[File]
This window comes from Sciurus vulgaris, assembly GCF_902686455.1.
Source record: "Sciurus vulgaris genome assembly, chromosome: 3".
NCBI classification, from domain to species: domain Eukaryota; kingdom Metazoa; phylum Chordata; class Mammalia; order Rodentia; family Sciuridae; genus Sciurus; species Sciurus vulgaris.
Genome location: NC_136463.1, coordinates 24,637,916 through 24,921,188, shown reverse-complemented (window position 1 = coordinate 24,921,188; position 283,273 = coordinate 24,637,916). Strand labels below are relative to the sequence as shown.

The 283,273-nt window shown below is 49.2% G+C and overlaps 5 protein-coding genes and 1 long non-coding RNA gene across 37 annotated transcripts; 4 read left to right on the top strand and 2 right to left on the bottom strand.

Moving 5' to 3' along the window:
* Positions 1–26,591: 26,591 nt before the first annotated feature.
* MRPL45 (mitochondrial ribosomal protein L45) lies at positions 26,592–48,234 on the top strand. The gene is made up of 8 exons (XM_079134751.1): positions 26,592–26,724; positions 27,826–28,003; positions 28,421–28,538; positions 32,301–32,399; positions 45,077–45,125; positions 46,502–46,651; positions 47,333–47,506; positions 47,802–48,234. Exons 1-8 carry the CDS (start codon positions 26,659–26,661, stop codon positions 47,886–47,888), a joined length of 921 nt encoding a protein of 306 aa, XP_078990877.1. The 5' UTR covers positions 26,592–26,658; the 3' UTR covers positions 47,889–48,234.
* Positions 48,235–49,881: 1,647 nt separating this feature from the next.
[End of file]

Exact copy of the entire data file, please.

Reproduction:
This window comes from Sciurus vulgaris, assembly GCF_902686455.1.
Source record: "Sciurus vulgaris genome assembly, chromosome: 3".
NCBI classification, from domain to species: domain Eukaryota; kingdom Metazoa; phylum Chordata; class Mammalia; order Rodentia; family Sciuridae; genus Sciurus; species Sciurus vulgaris.
Genome location: NC_136463.1, coordinates 24,637,916 through 24,921,188, shown reverse-complemented (window position 1 = coordinate 24,921,188; position 283,273 = coordinate 24,637,916). Strand labels below are relative to the sequence as shown.

The 283,273-nt window shown below is 49.2% G+C and overlaps 5 protein-coding genes and 1 long non-coding RNA gene across 37 annotated transcripts; 4 read left to right on the top strand and 2 right to left on the bottom strand.

Moving 5' to 3' along the window:
* Positions 1–26,591: 26,591 nt before the first annotated feature.
* MRPL45 (mitochondrial ribosomal protein L45) lies at positions 26,592–48,234 on the top strand. The gene is made up of 8 exons (XM_079134751.1): positions 26,592–26,724; positions 27,826–28,003; positions 28,421–28,538; positions 32,301–32,399; positions 45,077–45,125; positions 46,502–46,651; positions 47,333–47,506; positions 47,802–48,234. Exons 1-8 carry the CDS (start codon positions 26,659–26,661, stop codon positions 47,886–47,888), a joined length of 921 nt encoding a protein of 306 aa, XP_078990877.1. The 5' UTR covers positions 26,592–26,658; the 3' UTR covers positions 47,889–48,234.
* Positions 48,235–49,881: 1,647 nt separating this feature from the next.